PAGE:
Example of RI ALSE Test Configuration

Example of Field Calibration using Field Probe Type A per FMC1278R3 

Example of Field Calibration using Field Probe Type B per FMC1278R3 

Example of Field Probe Specs (AR FP5082)

References: IEEE 1309:2013, ISO 11452-2, FMC1278 Rev3, 28401NDS02 [8], AR App Note #44
Christian Rosu, Feb 24, 2020

AR_App_Note_44_RF_Field_Probe_Selection.pdf (352.8KB)

Compliance to CISPR-25 Conducted Emissions Voltage

When comes to achieving EMC compliance for automotive specs a 2-layer PCB works only for very simple designs. Modules having CAN/LIN, USB, E-Net, LVDS are normally using 4-layer PCBs. If adding CPU and memory a 4-layer PCB may not be good enough.

Ford (FMC) mentioned 20 years ago in their EMC design guide for 2-layer PCB to use the “Ground Grid Technique” for top and bottom side of PCB. They also recommended the use of "Faraday Cage" by installing ground vias around the perimeter of the PCB every say 15mm that are connected together on both PCB sides by 0.4 mm thick traces.

The problem with CE-V is that even using a “ground grid” or “faraday cage” won’t prevent DUT’s noise to be coupled into Supply Lines. Assuming that in your case CE-V are higher on GND line I would:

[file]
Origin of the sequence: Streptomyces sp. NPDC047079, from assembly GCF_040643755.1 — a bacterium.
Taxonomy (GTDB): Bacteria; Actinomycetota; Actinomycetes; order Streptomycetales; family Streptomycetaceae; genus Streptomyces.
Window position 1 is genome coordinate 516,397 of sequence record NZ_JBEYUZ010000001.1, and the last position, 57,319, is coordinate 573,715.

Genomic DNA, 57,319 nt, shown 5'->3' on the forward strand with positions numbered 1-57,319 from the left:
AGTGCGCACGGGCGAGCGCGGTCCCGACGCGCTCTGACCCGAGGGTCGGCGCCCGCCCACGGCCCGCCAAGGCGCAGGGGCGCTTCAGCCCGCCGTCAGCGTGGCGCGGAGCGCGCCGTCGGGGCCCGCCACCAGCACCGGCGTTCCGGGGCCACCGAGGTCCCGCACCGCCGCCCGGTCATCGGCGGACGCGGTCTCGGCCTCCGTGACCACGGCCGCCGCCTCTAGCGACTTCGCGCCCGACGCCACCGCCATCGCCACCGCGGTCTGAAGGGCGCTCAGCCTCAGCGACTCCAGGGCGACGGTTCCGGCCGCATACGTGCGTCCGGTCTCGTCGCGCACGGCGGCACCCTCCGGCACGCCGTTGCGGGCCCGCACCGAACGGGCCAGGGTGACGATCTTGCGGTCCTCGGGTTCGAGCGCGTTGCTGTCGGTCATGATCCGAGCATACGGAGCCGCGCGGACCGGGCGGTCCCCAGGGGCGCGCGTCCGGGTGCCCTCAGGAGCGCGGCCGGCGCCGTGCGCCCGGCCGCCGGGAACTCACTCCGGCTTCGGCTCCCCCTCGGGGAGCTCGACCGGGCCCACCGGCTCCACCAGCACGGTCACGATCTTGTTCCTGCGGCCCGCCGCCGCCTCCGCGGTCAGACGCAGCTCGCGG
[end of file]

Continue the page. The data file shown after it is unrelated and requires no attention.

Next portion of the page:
1. determine potential sources of noise with harmonics in FM band
  2. determine the noise coupling method (e.g. common mode current, common return path, ground loops)
  3. Clamp ferrite corres on the entire test harness to lower CE-V noise below limit. Clamp the same ferrite separately on VBATT or GND line to determine which one is more affected. 

RF filters are effective for emissions exceeding the limit with 2-3 dB. For conducted emissions exceeding the limit with 10 dB you better try to fix the layout first.

Christian Rosu Feb 8, 2020.

CAN Bus Hardware Verification

CAN Bus Termination

The termination is used to match impedance of a node to the impedance of the transmission line being used. When impedance is mismatched, the transmitted signal is not completely absorbed by the load and a portion is reflected back into the  transmission line. If the source, transmission line and load impedance are equal these reflections are eliminated. This test measures the series resistance of the CAN data pair conductors and the attached terminating resistors.

1. Turn off all power supplies of the attached CAN nodes.

2. Measure the DC resistance between CAN_H and CAN_L at the middle and ends of the network.

The measured value should be between 50 and 70 Ω. The measured value should be nearly the same at each point of the network. If the value is below 50 Ω, please make sure that:

- there is no short circuit between CAN_H and CAN_L wiring

- there are not more than two terminating resistors

- the nodes do not have faulty transceivers.

If the value is higher than 70 Ω, please make sure that:

- there are no open circuits in CAN_H or CAN_L wiring

- your bus system has two terminating resistors (one at each end) and that they are 120 Ω each.


CAN_H/CAN_L Voltage Verification